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Linux Drivers For Free Barcode Scanner Cease-And-Desisted
Linux Posted by CmdrTaco on Friday September 01, @10:21AM
from the in-a-world-full-of-lawyers dept.
On Aug. 30 several folks who have written Linux drivers and apps relating to the free barcode scanner mentioned here a few days ago were sent cease and desist orders demanding that they stop distributing the code. The barcode scanner is called a CueCat (with some lame marketroid colons that I'm not using because it irritates me when people name things like that). The code included a device driver written by Pierre-Philippe Coupard and a reader/decrypter written by Michael Rothwell. The code is afaik unavailable, but hopefully folks who downloaded it will have mirrors soon. I asked Michael to describe to me what his decoder did, and a few other questions.

> How complicated is the driver/what does it do?

It isn't terribly complicated. There's two programs that I wrote in the package, and one I did not. All are based on the "libcue" I wrote, also in the package. The deocder algorithm is a simple modified base-64 XOR 67. Jean-Philippe 'JP' Sugarbroad figured it out, and Colin Cross wrote code based on it and made me aware of it. I re-implemented it for the learning experience. The program named "decode" reads in a line of output from the cuecat for stdin or as first argument. CueCat output looks like this:


decode splits the Cue output into fields separeted buy ".". It ignores the first field and runs the rest through the base64+XOR decoder. This becomes the first line output. Digital Converegence added some additional "encryption" to their Web service; their program takes the output of the cuecat and inverts its case befoe sending it off to http://[server][activation code].04.[cuecat scan].0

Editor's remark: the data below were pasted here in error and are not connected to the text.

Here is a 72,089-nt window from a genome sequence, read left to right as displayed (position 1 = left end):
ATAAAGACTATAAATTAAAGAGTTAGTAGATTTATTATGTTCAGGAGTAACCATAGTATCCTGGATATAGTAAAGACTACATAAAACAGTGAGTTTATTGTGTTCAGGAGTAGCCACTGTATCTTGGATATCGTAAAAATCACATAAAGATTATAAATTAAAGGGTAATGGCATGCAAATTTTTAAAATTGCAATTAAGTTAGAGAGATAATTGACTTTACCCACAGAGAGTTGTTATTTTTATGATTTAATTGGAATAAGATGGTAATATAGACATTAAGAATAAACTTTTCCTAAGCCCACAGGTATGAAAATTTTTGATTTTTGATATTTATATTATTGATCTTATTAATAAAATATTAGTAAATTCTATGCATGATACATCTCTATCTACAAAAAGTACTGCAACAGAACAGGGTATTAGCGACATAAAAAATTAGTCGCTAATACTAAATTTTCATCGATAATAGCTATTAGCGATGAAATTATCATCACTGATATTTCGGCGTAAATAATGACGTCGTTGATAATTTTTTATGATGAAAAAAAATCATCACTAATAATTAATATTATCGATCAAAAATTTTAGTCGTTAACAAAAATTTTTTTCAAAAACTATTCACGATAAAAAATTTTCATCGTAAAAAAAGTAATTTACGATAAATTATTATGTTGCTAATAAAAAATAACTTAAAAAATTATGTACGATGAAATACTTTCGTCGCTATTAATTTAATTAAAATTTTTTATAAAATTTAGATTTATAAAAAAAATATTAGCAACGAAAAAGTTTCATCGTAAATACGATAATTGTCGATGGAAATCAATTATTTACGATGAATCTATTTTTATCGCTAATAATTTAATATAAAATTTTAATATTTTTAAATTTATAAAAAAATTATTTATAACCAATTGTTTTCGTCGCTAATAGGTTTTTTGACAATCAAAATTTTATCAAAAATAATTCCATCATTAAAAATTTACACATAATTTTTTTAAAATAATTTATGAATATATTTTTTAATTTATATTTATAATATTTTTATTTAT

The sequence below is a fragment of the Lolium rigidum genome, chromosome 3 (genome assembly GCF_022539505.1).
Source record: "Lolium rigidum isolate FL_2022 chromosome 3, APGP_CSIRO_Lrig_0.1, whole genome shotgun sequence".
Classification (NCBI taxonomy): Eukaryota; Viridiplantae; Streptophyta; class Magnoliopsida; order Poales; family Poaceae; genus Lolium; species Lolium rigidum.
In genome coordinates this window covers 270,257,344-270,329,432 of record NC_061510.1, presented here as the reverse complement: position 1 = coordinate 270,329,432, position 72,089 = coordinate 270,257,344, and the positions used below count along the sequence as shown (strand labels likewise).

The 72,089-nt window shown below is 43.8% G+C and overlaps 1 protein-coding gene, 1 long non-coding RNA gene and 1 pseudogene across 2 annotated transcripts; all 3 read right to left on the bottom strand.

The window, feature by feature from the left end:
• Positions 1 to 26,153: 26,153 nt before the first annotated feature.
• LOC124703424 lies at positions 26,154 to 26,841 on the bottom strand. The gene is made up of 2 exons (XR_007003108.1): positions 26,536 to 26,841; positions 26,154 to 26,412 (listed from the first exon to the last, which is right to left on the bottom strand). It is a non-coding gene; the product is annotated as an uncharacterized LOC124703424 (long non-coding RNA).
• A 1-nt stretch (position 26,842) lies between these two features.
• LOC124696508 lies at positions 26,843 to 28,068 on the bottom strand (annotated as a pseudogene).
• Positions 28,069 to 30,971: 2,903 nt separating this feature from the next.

[Server] can be a, o, s, t, or u. [activation code] is supposed to be the activation code you get from your registration, but can be simply "ACTIVATIONCODE", which is actually what my spftware puts there. [cuecat scan] is the raw output of the device, minus the ALT-F10, with case inverted. Their servers send back a little blob of text containing several fields, including a suggested URL and description. Libcue parses those out and makes them available to its clients. Here's the scan of an NADA car-guide book:

The output of decode looks like this
DATA 000000001768443202 IB5 978034533392650599

CUE 0345333926
AMAZON 0345333926
Ringworld Larry Niven

The gnome panel applet reads in CueCat scans, looks up the :Cue at DCNV servers, and redirects Netscape to the suggested site, if any.

> What does their commercial software do exactly?

The same thing mine does, without the amazon lookup and with some annoying GUI features, like a tabbed CueCat panel.

> How many lines of code?

1258 according to "cat cuecat-applet.c cuecat-applet.h decode.c decode.h libcue.c libcue.h | wc -l"

Michael makes another interesting point in a seperate e-mail